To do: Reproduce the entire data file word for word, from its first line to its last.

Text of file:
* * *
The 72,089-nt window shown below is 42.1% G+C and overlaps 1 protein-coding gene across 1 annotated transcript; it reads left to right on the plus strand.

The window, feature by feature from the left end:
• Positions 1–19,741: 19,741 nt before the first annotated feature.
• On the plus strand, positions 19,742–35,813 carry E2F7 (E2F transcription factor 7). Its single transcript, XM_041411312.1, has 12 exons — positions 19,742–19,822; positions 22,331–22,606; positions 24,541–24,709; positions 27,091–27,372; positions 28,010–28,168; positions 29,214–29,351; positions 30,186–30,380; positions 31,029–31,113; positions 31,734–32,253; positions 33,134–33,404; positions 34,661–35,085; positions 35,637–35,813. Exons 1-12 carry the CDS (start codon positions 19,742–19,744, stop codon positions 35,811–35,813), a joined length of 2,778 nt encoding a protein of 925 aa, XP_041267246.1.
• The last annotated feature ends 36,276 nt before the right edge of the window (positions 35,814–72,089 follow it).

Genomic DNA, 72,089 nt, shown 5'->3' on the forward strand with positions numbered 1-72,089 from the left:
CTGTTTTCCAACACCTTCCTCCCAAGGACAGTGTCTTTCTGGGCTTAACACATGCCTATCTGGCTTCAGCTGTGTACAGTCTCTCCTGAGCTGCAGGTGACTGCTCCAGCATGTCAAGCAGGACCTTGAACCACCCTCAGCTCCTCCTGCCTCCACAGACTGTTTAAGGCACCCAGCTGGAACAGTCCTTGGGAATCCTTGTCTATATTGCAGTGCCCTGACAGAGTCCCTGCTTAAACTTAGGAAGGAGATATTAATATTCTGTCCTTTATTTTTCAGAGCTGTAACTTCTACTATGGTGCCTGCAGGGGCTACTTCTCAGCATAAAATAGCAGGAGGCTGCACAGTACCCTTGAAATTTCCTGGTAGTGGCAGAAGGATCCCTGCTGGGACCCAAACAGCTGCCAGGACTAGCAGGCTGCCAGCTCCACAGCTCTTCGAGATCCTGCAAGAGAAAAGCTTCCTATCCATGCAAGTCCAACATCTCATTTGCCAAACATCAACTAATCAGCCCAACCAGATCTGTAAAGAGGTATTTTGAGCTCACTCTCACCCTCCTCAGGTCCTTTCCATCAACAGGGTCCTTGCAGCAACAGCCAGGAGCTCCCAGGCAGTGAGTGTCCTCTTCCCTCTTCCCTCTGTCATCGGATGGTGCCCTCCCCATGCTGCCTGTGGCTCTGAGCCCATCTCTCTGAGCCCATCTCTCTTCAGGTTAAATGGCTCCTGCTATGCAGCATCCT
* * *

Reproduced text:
The 72,089-nt window shown below is 42.1% G+C and overlaps 1 protein-coding gene across 1 annotated transcript; it reads left to right on the plus strand.

The window, feature by feature from the left end:
• Positions 1–19,741: 19,741 nt before the first annotated feature.
• On the plus strand, positions 19,742–35,813 carry E2F7 (E2F transcription factor 7). Its single transcript, XM_041411312.1, has 12 exons — positions 19,742–19,822; positions 22,331–22,606; positions 24,541–24,709; positions 27,091–27,372; positions 28,010–28,168; positions 29,214–29,351; positions 30,186–30,380; positions 31,029–31,113; positions 31,734–32,253; positions 33,134–33,404; positions 34,661–35,085; positions 35,637–35,813. Exons 1-12 carry the CDS (start codon positions 19,742–19,744, stop codon positions 35,811–35,813), a joined length of 2,778 nt encoding a protein of 925 aa, XP_041267246.1.
• The last annotated feature ends 36,276 nt before the right edge of the window (positions 35,814–72,089 follow it).

Genomic DNA, 72,089 nt, shown 5'->3' on the forward strand with positions numbered 1-72,089 from the left:
CTGTTTTCCAACACCTTCCTCCCAAGGACAGTGTCTTTCTGGGCTTAACACATGCCTATCTGGCTTCAGCTGTGTACAGTCTCTCCTGAGCTGCAGGTGACTGCTCCAGCATGTCAAGCAGGACCTTGAACCACCCTCAGCTCCTCCTGCCTCCACAGACTGTTTAAGGCACCCAGCTGGAACAGTCCTTGGGAATCCTTGTCTATATTGCAGTGCCCTGACAGAGTCCCTGCTTAAACTTAGGAAGGAGATATTAATATTCTGTCCTTTATTTTTCAGAGCTGTAACTTCTACTATGGTGCCTGCAGGGGCTACTTCTCAGCATAAAATAGCAGGAGGCTGCACAGTACCCTTGAAATTTCCTGGTAGTGGCAGAAGGATCCCTGCTGGGACCCAAACAGCTGCCAGGACTAGCAGGCTGCCAGCTCCACAGCTCTTCGAGATCCTGCAAGAGAAAAGCTTCCTATCCATGCAAGTCCAACATCTCATTTGCCAAACATCAACTAATCAGCCCAACCAGATCTGTAAAGAGGTATTTTGAGCTCACTCTCACCCTCCTCAGGTCCTTTCCATCAACAGGGTCCTTGCAGCAACAGCCAGGAGCTCCCAGGCAGTGAGTGTCCTCTTCCCTCTTCCCTCTGTCATCGGATGGTGCCCTCCCCATGCTGCCTGTGGCTCTGAGCCCATCTCTCTGAGCCCATCTCTCTTCAGGTTAAATGGCTCCTGCTATGCAGCATCCT